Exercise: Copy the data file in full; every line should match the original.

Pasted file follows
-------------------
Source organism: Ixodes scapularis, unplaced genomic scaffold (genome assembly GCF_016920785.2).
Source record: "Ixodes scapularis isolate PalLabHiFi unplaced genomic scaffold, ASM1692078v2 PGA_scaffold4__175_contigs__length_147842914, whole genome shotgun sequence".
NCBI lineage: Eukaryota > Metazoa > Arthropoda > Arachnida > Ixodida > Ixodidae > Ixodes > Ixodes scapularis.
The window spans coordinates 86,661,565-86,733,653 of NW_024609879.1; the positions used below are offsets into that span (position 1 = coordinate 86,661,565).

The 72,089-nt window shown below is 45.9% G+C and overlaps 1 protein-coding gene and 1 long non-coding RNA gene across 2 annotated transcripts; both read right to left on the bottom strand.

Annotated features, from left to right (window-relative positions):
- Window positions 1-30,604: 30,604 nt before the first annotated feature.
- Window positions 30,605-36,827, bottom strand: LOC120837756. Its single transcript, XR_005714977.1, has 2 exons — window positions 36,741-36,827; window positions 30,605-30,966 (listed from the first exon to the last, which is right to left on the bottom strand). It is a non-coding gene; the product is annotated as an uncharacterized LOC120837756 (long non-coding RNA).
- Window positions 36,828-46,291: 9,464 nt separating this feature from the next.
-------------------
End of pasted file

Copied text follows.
Source organism: Ixodes scapularis, unplaced genomic scaffold (genome assembly GCF_016920785.2).
Source record: "Ixodes scapularis isolate PalLabHiFi unplaced genomic scaffold, ASM1692078v2 PGA_scaffold4__175_contigs__length_147842914, whole genome shotgun sequence".
NCBI lineage: Eukaryota > Metazoa > Arthropoda > Arachnida > Ixodida > Ixodidae > Ixodes > Ixodes scapularis.
The window spans coordinates 86,661,565-86,733,653 of NW_024609879.1; the positions used below are offsets into that span (position 1 = coordinate 86,661,565).

The 72,089-nt window shown below is 45.9% G+C and overlaps 1 protein-coding gene and 1 long non-coding RNA gene across 2 annotated transcripts; both read right to left on the bottom strand.

Annotated features, from left to right (window-relative positions):
- Window positions 1-30,604: 30,604 nt before the first annotated feature.
- Window positions 30,605-36,827, bottom strand: LOC120837756. Its single transcript, XR_005714977.1, has 2 exons — window positions 36,741-36,827; window positions 30,605-30,966 (listed from the first exon to the last, which is right to left on the bottom strand). It is a non-coding gene; the product is annotated as an uncharacterized LOC120837756 (long non-coding RNA).
- Window positions 36,828-46,291: 9,464 nt separating this feature from the next.